Donors Who Gave $25 Million or More
Joan B. Kroc—a bequest of $1.91 billion to 10 organizations. Kroc, who died on Oct. 12, 2003, at age 75, was the widow of Ray A. Kroc, the founder of the McDonald’s Corp. Her gifts were: $1.5 billion to the Salvation Army, in Alexandria, Va., to construct and endow up to 50 recreational and educational facilities across the United States; $200 million to National Public Radio to support the network’s operating reserves and endowment; $60 million to Ronald McDonald House Charities to be distributed to its programs worldwide; $50 million to the University of Notre Dame to support the Joan B. Kroc Institute for International Peace Studies; $50 million to the University of San Diego to establish the Joan B. Kroc School of Peace Studies at the Joan B. Kroc Institute for Peace and Justice; $20 million to San Diego Hospice and Palliative Care to support its programs and services; $10 million to the San Diego Opera to support artistic programming; $5 million to KPBS radio and television, in San Diego, to establish an endowment and operating reserve and create a capital-equipment fund; $5 million to the Roman Catholic Archdiocese of San Diego to build a high school; and $500,000 to Mama’s Kitchen, a meal-delivery service in San Diego for people with AIDS. Before her death, Kroc gave $5 million to the University of San Diego to endow a lecture series at the Joan B. Kroc Institute for Peace and Justice.
Michael S. and Susan Dell— $673.7 million to the Michael and Susan Dell Foundation. Michael Dell, 38, chairman and chief executive officer of Dell, in Round Rock, Texas, and his wife, Susan, chief executive officer of the Michael and Susan Dell Foundation, in Austin, and president of Susan Dell, a clothing company, gave $673.7 million in Dell stock to the foundation, which supports childhood-development programs. In 2003, the organization gave 36 grants of $30,000 each during the Thanksgiving holiday to nonprofit organizations. The Dell foundation joined with the Bill & Melinda Gates Foundation in giving $55 million in grants to support public education in Texas. Since it was established in 1999, the Dells have donated $1.2 billion in Dell stock to their organization. The foundation awarded $20 million in grants in 2003 and had $1.1 billion in assets at the end of the year.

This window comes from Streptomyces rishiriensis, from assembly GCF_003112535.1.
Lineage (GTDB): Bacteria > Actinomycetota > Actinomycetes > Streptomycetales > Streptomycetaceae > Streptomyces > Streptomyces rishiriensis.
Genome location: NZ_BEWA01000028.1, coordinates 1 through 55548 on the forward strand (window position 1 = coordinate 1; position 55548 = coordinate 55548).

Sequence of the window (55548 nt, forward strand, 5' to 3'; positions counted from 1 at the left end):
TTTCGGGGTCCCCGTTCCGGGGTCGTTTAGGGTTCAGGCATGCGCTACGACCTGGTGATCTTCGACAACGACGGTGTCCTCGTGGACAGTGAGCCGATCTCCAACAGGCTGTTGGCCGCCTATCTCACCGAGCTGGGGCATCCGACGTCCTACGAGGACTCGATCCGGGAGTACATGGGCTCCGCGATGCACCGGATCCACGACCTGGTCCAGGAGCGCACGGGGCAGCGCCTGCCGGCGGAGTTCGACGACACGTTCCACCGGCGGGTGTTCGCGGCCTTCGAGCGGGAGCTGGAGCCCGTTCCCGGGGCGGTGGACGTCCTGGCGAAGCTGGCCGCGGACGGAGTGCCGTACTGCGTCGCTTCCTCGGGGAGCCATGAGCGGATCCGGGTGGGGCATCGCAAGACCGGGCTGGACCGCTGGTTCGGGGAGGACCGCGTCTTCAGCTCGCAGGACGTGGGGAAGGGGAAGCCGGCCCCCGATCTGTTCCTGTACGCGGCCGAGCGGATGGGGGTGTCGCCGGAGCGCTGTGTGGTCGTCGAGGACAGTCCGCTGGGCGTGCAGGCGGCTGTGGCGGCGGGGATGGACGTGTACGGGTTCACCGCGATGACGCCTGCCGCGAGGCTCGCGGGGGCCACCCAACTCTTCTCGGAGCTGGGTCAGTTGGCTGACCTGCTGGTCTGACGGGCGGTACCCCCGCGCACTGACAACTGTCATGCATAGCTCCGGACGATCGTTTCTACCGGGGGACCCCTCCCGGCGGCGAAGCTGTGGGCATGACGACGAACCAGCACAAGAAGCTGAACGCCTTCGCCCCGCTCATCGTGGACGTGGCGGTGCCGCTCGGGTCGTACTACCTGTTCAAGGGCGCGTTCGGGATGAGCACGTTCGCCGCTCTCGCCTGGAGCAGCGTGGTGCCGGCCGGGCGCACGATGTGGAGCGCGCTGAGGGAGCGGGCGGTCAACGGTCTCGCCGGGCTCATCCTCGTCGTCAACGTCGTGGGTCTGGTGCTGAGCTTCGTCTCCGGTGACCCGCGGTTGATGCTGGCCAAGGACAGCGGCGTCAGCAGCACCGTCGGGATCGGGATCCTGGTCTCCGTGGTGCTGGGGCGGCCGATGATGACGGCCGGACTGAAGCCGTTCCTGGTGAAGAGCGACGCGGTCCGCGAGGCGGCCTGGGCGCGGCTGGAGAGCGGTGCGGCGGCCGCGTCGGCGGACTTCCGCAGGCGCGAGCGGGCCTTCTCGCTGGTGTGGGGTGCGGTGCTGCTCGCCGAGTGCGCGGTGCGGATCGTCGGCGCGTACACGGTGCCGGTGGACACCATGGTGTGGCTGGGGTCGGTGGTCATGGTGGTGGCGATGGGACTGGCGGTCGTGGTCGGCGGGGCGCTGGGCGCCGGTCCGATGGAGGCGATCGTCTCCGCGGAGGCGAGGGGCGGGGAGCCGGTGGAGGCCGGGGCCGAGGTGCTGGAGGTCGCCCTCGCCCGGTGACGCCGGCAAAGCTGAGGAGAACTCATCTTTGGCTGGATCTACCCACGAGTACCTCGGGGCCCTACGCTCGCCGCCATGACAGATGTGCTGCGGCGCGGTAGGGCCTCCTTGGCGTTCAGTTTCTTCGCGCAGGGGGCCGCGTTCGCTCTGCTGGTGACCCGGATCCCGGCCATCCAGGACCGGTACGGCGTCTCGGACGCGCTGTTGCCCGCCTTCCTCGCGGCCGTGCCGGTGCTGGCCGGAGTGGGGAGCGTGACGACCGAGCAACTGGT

Eli and Edythe L. Broad— $409 million to the Eli and Edythe L. Broad Foundation, the Broad Foundation, and the Broad Art Foundation. Eli Broad, 70, chairman of AIG Retirement Services, formerly SunAmerica, and his wife, Edythe, 67, gave $266 million to Eli and Edythe L. Broad Foundation, in Los Angeles, which supports medical research and other causes, primarily in California. The Broads also contributed $76 million to the Broad Foundation, in Los Angeles, which supports efforts to improve public elementary and secondary schools, and $67 million to the Broad Art Foundation, in Santa Monica, Calif., which seeks to foster public appreciation of contemporary art by lending its collection of artworks to museums.
John A. (Jack) Jackson—$247 million to the University of Texas at Austin. Jackson, a retired gas and oil executive who died in 2003 at age 89, pledged his estate, in 2002, to the John A. and Katherine G. Jackson School of Geosciences at the University of Texas at Austin following his death. Jackson estimated his estate’s value at between $150 million and $200 million, but as it was being settled the university determined it was worth at least $247 million. Jackson’s gift could actually be worth much more than $247 million, according to university officials, because one-third of the estate includes current and potential royalties in gas and oil reserves. Jackson graduated from the university in 1940 with a bachelor’s degree in geology.